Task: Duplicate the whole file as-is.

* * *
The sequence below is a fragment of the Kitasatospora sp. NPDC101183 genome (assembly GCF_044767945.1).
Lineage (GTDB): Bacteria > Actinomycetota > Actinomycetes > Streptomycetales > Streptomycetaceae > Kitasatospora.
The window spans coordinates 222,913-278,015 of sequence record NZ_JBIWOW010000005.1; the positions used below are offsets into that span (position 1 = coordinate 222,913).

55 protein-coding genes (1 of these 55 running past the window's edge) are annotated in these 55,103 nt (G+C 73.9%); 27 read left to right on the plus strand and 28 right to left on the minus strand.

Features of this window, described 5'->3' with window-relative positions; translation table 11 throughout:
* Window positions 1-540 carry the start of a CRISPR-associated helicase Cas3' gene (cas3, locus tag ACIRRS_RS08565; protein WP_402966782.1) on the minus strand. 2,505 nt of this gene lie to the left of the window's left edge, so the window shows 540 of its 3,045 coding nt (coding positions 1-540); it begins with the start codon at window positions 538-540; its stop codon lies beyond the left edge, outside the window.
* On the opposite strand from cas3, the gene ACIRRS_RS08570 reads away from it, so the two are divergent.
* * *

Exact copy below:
The sequence below is a fragment of the Kitasatospora sp. NPDC101183 genome (assembly GCF_044767945.1).
Lineage (GTDB): Bacteria > Actinomycetota > Actinomycetes > Streptomycetales > Streptomycetaceae > Kitasatospora.
The window spans coordinates 222,913-278,015 of sequence record NZ_JBIWOW010000005.1; the positions used below are offsets into that span (position 1 = coordinate 222,913).

55 protein-coding genes (1 of these 55 running past the window's edge) are annotated in these 55,103 nt (G+C 73.9%); 27 read left to right on the plus strand and 28 right to left on the minus strand.

Features of this window, described 5'->3' with window-relative positions; translation table 11 throughout:
* Window positions 1-540 carry the start of a CRISPR-associated helicase Cas3' gene (cas3, locus tag ACIRRS_RS08565; protein WP_402966782.1) on the minus strand. 2,505 nt of this gene lie to the left of the window's left edge, so the window shows 540 of its 3,045 coding nt (coding positions 1-540); it begins with the start codon at window positions 538-540; its stop codon lies beyond the left edge, outside the window.
* On the opposite strand from cas3, the gene ACIRRS_RS08570 reads away from it, so the two are divergent.